3. Marmon

The Marmon group is a collection of 185 manufacturing businesses and generates approximately $8 billion in revenue. Marmon is grouped into four companies: Marmon Energy Services, Engineered Components, Food, Beverage, & Water Technologies, and Retail & Highway Technologies.

4. Lubrizol

Founded in 1928, Lubrizol is a specialty chemicals manufacturer with annual revenues of $7 billion. The company specializes in additives, advanced materials and oilfield solutions. Berkshire bought Lubrizol in 2011.

5. IMC

IMC is an Israel-based manufacturer of cutting tools. Comprised of 15 companies, IMC is another Berkshire company that benefits from best-in-class manufacturing, production and leadership. Buffett has called IMC's CEO Jacob Harpaz the "da Vinci of his craft." Berkshire acquired the business in 2013.

6. Precision Castparts

Precision Castparts (NYSE:PCP) was purchased in early 2016 for $32 billion. PCP is a leading manufacturer of critical and complex aeronautical components. These highly engineered components are mission critical and create a significant barrier to entry. They won't be swapped for a slightly cheaper competitor products. The company's products and moat fit well with Buffett's preference for great businesses with long-term staying and pricing power.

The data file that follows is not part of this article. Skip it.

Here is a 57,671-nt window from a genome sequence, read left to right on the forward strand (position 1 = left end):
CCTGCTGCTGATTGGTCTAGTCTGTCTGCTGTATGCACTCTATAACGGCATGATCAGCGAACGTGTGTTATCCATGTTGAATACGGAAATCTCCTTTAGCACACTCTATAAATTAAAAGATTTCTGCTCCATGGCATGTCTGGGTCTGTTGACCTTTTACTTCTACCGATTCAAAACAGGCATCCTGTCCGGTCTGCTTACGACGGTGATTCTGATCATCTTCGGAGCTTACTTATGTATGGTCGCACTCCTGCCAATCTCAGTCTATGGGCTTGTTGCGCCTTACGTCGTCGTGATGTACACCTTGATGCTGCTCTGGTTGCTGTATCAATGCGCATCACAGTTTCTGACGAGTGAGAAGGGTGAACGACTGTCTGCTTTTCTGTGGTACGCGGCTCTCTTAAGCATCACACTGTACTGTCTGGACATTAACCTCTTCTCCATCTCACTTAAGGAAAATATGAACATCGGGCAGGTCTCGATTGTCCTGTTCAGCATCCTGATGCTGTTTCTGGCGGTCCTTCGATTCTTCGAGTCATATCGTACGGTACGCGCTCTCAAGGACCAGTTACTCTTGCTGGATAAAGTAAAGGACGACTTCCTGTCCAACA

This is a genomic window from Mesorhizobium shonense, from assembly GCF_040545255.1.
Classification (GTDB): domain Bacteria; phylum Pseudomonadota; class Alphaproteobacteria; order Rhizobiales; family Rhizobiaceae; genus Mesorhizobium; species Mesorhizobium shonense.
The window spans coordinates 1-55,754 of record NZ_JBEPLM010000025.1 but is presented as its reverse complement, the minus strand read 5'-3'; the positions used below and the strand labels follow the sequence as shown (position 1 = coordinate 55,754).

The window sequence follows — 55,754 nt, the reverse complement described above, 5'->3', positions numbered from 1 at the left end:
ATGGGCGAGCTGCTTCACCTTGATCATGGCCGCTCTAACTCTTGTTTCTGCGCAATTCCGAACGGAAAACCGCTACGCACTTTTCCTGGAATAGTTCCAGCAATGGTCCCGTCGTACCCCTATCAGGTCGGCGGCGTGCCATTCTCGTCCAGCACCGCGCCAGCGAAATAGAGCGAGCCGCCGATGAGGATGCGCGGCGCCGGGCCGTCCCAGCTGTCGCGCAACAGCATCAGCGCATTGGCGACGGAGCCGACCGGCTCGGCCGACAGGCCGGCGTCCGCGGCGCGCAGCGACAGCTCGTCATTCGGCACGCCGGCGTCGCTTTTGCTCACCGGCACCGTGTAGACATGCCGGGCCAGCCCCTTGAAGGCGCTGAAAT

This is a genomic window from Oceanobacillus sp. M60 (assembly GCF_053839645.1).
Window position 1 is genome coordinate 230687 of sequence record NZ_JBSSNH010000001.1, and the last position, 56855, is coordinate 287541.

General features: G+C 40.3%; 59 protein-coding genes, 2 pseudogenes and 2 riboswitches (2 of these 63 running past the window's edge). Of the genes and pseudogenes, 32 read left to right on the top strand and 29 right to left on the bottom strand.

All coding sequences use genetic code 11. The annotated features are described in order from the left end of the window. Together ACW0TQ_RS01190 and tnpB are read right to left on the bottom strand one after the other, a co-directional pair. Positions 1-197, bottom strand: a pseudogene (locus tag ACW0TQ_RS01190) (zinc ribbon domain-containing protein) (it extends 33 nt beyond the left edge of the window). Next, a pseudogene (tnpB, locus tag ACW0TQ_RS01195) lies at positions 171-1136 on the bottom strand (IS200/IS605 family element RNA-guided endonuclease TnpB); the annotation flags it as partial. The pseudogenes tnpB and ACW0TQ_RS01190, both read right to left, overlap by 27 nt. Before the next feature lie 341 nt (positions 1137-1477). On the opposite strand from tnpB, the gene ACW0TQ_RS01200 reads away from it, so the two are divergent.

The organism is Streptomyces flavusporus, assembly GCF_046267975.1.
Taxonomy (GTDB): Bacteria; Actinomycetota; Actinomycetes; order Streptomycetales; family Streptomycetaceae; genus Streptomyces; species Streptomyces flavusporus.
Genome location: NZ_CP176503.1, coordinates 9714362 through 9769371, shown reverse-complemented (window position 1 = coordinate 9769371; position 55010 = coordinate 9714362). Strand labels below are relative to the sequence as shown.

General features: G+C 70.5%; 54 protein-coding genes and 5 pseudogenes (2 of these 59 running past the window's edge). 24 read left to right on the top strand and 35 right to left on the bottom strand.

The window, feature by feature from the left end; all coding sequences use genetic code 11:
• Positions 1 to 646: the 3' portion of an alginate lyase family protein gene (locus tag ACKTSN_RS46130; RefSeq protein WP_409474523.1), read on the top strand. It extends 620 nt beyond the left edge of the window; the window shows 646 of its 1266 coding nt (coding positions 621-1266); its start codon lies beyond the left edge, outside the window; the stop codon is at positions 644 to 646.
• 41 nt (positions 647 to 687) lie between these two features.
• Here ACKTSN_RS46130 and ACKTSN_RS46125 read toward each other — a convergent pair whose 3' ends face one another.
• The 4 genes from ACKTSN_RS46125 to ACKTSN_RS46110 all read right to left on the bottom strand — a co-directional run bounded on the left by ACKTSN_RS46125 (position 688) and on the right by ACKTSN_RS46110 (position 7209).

PCP will excel under the Berkshire Hathaway system. CEO Mark Donegan has led PCP since 2002 and is largely responsible for the growth and success of the company. Buffett praised Donegan's leadership and Berkshire shareholders are fortunate to have Mark at the helm.

Insurance Group

Insurance Operations

The Berkshire insurance segment comprises GEICO, General Re, Berkshire Hathaway Reinsurance Group and the Berkshire Hathaway Primary Group. Insurance profitability is driven by two factors: underwriting profit and investment returns. Berkshire's insurance managers have led Berkshire to several years of profitable underwriting, ensuring that the policies are properly priced for future risks.

In fact, Berkshire's underwriting profit totaled $26 billion over the past 13 years! Most insurance competitors are lucky to break even long-term. Berkshire's insurance companies are run conservatively and avoid aggressive pricing when the markets become irrational. Historically, Buffett managed the investments, but now delegates about $9 billion each to Todd Combs and Ted Weschler. Both managed hedge funds before joining in 2010 and 2011, respectively.

Insurance Float

Buffett has $87.7 billion of investment "float" to invest. Float is insurance money that is collected today that will be paid out in the future. Berkshire is able to invest that money for free and earn a positive spread. In essence, Berkshire has been paid (through consistent underwriting profits) to invest free money (the float). It's a clear double-win for shareholders. Berkshire's float has grown from $39 million in 1970 to $87.7 billion in 2015. This record amount of float is an enormous advantage for Buffett and shareholders. He has used this free capital to generate market beating annual returns over the past 50 years.

The Five Enduring Moats of Berkshire Hathaway

Unlike most companies, there isn't one product, process or attribute that explains Berkshire's success. It's rare to find a company that has more than one of these factors. It's nearly impossible to find a company that has them all. Berkshire is that one.

1. The Berkshire Culture